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Jamileh Movassat and Bernard Portha

The aim of our study was to investigate the ability of keratinocyte growth factor (KGF; palifermin) in regulating β-cell growth in normal newborn rats and in rats with neonatal diabetes. Wistar rats were injected with streptozotocin (STZ) to induce diabetes on the dayof birth. From days 2 to 6 after birth, animals received a daily s.c. injection of KGF (STZ/KGF group) and at the dose of 3 mg/kg body weight or saline solution (STZ groups). A group of non-diabetic Wistar rats was treated either with saline (Wistar group) or with KGF from days 2 to 6 after birth at the dose of 3 mg/kg body weight (Wistar/KGF group). β-cell mass was measured at day 7 after birth in all groups. β- and ductal cells replication were measured in all groups and apoptosis was assessed in the pancreas of 2-, 4-, and 7-day-old STZ and STZ/KGF rats. The total β-cell mass of the 7-day-old KGF/STZ neonates was significantly increased compared with that of age-matched STZ rats. β-cell replication rate was decreased at day 2 in the STZ/KGF group and was similar in the 4- and 7-day-old rats from STZ and STZ/KGF groups. Duct cell replication was significantly increased in the pancreas of 2- and 4-day-old KGF/STZ neonates when compared with that of age-matched rats from STZ control group. The rate of apoptosis in the neonatal pancreases of STZ and KGF/STZ groups was not significantly different. In non-diabetic Wistar rats, KGF treatment led to a slight but significant increase in duct cell proliferation at day 2 without significant changes in the total β-cell mass in the 7-day-old rats. We provide evidence for a growth-promoting effect of KGF during β-cell regeneration in neonatal diabetic rats. KGF exerts strong mitogenic effect on the pancreatic duct cells, thus expanding the population of precursor cells that subsequently differentiate into insulin-producing β-cells.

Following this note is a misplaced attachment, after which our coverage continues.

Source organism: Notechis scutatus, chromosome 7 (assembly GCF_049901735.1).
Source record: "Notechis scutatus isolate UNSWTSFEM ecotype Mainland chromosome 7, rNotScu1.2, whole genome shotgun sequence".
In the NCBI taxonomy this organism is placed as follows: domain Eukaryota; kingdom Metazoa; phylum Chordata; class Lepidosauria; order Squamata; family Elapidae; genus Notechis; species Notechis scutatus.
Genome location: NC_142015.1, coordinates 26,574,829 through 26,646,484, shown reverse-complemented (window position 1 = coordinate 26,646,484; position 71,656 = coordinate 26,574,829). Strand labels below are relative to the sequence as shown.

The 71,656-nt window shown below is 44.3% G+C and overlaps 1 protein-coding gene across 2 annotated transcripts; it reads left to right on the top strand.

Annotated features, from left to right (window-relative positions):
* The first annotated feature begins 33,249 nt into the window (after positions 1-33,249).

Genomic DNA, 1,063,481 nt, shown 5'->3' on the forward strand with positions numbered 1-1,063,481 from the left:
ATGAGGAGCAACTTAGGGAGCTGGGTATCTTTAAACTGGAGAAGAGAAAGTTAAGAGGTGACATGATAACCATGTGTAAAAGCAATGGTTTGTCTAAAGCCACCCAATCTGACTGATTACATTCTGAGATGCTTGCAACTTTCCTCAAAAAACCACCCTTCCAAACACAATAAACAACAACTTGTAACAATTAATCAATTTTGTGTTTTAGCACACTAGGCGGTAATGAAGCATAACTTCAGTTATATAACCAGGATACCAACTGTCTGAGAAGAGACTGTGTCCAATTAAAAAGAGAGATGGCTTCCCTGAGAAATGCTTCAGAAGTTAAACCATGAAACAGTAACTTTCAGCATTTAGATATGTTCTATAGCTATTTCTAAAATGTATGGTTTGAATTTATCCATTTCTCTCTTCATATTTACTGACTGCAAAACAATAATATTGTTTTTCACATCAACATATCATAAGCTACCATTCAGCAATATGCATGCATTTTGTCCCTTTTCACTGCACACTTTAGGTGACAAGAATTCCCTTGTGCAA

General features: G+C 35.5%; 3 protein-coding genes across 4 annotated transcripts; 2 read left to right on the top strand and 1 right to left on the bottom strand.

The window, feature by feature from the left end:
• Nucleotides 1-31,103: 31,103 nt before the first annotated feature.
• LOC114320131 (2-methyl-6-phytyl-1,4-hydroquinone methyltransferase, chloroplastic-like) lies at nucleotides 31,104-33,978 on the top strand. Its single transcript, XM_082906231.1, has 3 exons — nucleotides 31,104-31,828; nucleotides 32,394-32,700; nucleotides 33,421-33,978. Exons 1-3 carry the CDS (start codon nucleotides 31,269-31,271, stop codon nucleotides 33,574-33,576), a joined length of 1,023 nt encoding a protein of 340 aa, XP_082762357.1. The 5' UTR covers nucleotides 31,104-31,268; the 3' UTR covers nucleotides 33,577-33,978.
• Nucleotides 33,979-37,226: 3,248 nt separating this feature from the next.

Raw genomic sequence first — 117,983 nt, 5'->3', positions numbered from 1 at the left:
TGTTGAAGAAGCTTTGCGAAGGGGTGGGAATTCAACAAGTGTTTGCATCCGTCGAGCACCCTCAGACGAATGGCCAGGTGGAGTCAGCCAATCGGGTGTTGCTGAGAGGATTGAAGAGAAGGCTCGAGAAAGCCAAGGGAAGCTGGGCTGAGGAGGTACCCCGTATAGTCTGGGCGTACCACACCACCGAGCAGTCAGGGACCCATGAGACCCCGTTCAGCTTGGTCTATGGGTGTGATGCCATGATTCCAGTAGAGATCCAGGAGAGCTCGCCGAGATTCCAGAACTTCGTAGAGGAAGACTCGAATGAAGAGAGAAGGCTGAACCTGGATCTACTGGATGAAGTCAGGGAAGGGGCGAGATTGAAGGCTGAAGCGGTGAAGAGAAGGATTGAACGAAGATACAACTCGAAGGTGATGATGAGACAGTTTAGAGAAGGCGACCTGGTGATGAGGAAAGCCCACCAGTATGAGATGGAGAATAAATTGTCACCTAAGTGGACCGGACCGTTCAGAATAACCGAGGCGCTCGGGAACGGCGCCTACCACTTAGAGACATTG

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Caterina Luana Pitasi, Junjun Liu, Blandine Gausserès, Gaëlle Pommier, Etienne Delangre, Mathieu Armanet, Pierre Cattan, Bruno Mégarbane, Anne-Sophie Hanak, Kamel Maouche, Danielle Bailbé, Bernard Portha and Jamileh Movassat

Islet inflammation is associated with defective β cell function and mass in type 2 diabetes (T2D). Glycogen synthase kinase 3 (GSK3) has been identified as an important regulator of inflammation in different diseased conditions. However, the role of GSK3 in islet inflammation in the context of diabetes remains unexplored. In this study, we investigated the direct implication of GSK3 in islet inflammation in vitro and tested the impact of GSK3 inhibition in vivo, on the reduction of islet inflammation, and the improvement of glucose metabolism in the Goto-Kakizaki (GK) rat, a spontaneous model of T2D. GK rats were chronically treated with infra-therapeutic doses of lithium, a widely used inhibitor of GSK3. We analyzed parameters of glucose homeostasis as well as islet inflammation and fibrosis in the endocrine pancreas. Ex vivo, we tested the impact of GSK3 inhibition on the autonomous inflammatory response of non-diabetic rat and human islets, exposed to a mix of pro-inflammatory cytokines to mimic an inflammatory environment. Treatment of young GK rats with lithium prevented the development of overt diabetes. Lithium treatment resulted in reduced expression of pro-inflammatory cytokines in the islets. It decreased islet fibrosis and partially restored the glucose-induced insulin secretion in GK rats. Studies in non-diabetic human and rat islets exposed to inflammatory environment revealed the direct implication of GSK3 in the islet autonomous inflammatory response. We show for the first time, the implication of GSK3 in islet inflammation and suggest this enzyme as a viable target to treat diabetes-associated inflammation.